A second U.K. agency said it’s considering a criminal probe into oil-price manipulation as European Union officials conduct a civil investigation into industry benchmarks.
The Office of Fair Trading is liaising with U.K. agencies including the Serious Fraud Office and Financial Conduct Authority “to establish whether there is sufficient available evidence to warrant a criminal investigation, and if so who is best placed to take action,” it said in a statement today. Prosecutors at the SFO said in May that they were “urgently reviewing,” whether to start a criminal inquiry.
Antitrust officials from the European Commission raided the offices of Royal Dutch Shell Plc (RDSA), BP Plc (BP/), Statoil ASA (STL) and Platts, an energy-news and price publisher, in May to investigate allegations of price manipulation and collusion by traders in crude, refined-product and biofuels markets. Platts publishes the Dated Brent benchmark that helps determine the price of more than half the world’s oil.
Platts’s oil-assessment process “is unparalleled in its transparency, providing in real time the name of each company supplying bids, offers and transactions data, as well as providing details of cargo size, delivery terms and other information,” the company said in an e-mailed statement. “No other price-discovery mechanism identifies counterparties by company name in real time.”
David Nicholas, a spokesman for BP in London, and Jonathan French, a spokesman for Shell, declined to comment. Officials at Statoil couldn’t immediately be reached when contacted by e-mail and telephone.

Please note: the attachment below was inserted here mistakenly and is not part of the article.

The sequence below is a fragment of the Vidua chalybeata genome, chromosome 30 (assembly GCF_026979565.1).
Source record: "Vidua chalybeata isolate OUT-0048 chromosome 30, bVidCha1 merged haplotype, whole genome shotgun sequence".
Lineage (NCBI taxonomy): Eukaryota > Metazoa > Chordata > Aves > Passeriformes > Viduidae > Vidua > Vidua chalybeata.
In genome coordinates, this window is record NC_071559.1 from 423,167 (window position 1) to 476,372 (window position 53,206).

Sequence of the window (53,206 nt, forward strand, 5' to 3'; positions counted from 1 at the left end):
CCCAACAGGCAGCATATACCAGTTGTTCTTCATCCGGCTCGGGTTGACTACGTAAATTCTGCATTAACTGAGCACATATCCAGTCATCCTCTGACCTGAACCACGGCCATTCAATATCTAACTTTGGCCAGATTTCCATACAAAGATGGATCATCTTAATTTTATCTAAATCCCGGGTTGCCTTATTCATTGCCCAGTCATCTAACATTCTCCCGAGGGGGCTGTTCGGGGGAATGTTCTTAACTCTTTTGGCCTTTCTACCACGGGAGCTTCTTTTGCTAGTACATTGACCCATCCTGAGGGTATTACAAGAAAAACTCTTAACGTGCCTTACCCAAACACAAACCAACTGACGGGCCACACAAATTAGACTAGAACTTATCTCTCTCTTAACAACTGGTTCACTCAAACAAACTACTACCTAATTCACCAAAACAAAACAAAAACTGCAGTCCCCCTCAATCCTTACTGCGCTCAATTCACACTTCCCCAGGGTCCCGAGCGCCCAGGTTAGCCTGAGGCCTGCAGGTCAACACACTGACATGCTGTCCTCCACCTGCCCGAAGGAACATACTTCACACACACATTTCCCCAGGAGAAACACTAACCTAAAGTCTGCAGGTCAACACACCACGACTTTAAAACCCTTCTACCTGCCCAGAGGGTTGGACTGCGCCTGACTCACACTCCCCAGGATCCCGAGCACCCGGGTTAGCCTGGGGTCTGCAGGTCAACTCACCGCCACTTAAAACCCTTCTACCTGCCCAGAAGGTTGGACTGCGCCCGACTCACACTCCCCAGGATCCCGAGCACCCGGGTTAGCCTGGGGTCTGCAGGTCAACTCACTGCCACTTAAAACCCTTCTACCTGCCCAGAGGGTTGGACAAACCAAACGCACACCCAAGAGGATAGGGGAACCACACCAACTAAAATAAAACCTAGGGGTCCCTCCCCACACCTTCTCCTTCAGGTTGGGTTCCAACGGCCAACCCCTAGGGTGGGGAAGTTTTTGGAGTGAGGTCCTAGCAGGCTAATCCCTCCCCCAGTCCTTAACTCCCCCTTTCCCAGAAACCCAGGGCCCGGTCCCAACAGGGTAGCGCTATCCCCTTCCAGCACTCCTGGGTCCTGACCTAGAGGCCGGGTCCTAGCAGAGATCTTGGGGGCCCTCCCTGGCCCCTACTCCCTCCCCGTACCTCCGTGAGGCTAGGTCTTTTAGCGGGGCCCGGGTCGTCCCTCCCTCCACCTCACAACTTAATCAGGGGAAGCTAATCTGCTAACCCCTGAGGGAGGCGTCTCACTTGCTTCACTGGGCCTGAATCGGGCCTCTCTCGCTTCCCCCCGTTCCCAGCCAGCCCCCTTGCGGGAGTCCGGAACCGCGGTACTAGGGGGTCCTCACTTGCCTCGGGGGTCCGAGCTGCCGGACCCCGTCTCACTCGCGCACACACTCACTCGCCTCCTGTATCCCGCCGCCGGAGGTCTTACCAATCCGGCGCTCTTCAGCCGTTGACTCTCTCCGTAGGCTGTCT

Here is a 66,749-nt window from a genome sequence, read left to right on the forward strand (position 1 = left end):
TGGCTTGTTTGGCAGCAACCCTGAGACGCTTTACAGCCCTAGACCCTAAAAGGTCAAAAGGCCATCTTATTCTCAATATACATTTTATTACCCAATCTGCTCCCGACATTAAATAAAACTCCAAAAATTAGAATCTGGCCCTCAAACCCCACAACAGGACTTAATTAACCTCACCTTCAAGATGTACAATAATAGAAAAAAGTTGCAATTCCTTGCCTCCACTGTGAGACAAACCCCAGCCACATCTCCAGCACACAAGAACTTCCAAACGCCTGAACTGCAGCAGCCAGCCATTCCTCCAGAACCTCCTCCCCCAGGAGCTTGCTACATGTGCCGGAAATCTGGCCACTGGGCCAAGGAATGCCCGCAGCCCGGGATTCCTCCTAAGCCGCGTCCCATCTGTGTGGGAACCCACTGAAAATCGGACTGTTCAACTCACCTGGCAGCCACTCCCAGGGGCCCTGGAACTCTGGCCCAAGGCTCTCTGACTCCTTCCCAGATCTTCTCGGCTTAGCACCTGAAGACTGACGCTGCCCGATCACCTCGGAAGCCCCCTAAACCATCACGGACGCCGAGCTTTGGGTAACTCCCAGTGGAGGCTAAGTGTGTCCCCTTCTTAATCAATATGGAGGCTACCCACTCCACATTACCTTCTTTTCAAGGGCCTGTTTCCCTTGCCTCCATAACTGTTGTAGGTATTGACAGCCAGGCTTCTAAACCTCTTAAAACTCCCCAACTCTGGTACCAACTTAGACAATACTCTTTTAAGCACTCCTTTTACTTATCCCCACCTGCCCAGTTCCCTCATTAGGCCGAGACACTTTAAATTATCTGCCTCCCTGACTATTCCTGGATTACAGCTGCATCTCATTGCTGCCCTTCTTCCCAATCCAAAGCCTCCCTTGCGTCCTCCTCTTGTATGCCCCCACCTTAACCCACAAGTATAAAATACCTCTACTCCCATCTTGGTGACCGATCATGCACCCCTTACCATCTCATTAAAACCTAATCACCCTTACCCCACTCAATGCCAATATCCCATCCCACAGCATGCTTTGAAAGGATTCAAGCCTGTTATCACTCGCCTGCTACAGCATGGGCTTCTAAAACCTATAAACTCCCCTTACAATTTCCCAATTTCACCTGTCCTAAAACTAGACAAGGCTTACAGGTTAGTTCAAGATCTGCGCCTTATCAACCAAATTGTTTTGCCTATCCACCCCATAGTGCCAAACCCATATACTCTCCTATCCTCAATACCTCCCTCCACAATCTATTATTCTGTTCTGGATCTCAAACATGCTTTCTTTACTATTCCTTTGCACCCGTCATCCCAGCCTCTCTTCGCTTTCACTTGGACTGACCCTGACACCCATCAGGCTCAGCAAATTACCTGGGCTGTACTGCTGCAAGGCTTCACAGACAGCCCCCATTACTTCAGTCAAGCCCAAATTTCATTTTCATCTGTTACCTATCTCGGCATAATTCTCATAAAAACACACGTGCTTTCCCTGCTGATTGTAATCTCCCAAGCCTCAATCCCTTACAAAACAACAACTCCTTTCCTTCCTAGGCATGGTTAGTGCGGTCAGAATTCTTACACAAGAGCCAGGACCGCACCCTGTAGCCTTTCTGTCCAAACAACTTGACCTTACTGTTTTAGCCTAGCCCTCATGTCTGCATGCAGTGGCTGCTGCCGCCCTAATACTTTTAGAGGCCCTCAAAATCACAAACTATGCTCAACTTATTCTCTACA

The European probe is the third in which global pricing benchmarks have drawn regulators’ scrutiny in the past year, following investigations into bank manipulation of Libor, and ISDAFix, the benchmark for the $379 trillion swaps market.
The U.S. Federal Trade Commission also started an early-stage investigation into BP, Shell and Statoil, a person familiar with the matter said last week. The FTC is looking at the impact possible manipulation of Platts benchmarks could have on markets in the U.S., said the person, who asked not to be named because the matter is confidential. It’s not clear whether Platts is a subject of the inquiry, the person said.
Platts, a unit of New York-based McGraw Hill Financial Inc. (MHFI), provides assessments on physical markets, using data on actual trades and its own editorial judgment.
Its North Sea Dated Brent benchmark sets the price of crude from Canada to Australia. Its kerosene assessments are used by the airline industry, where fuel accounts for about a third of operating costs. In the biofuels markets, the company assesses the price of ethanol and biodiesel as well as ethyl tert-butyl ether, an additive that’s used in gasoline production.
Today’s OFT’s statement was in response to a petition by campaigners calling for an investigation by the U.K.
“What we want is a full 18-month to two-year inquiry to find out what’s going on, why motorists are being ripped off,” Robert Halfon, a U.K. lawmaker, said today in London outside the OFT offices.
Halfon and FairFuelUK, a campaign group, delivered the petition with more than 30,000 signatures to the OFT today, calling for a parliamentary review of oil pricing. The regulator hadn’t seen any “credible evidence” of speculation or price manipulation after a study of gasoline and diesel markets, it said in January.
“Consumers are furious, resentful, bitter and angry,” Quentin Willson, a spokesman for FairfuelUK, said in an interview. “Their ire is focused at the government. And they, like us, are surprised that nothing has been done.”
“We don’t think there’s enough accountability” in the Platts pricing system,’’ Willson said. “Their safeguards to make sure that this is a true and accurate price of oil I don’t think are good enough.”
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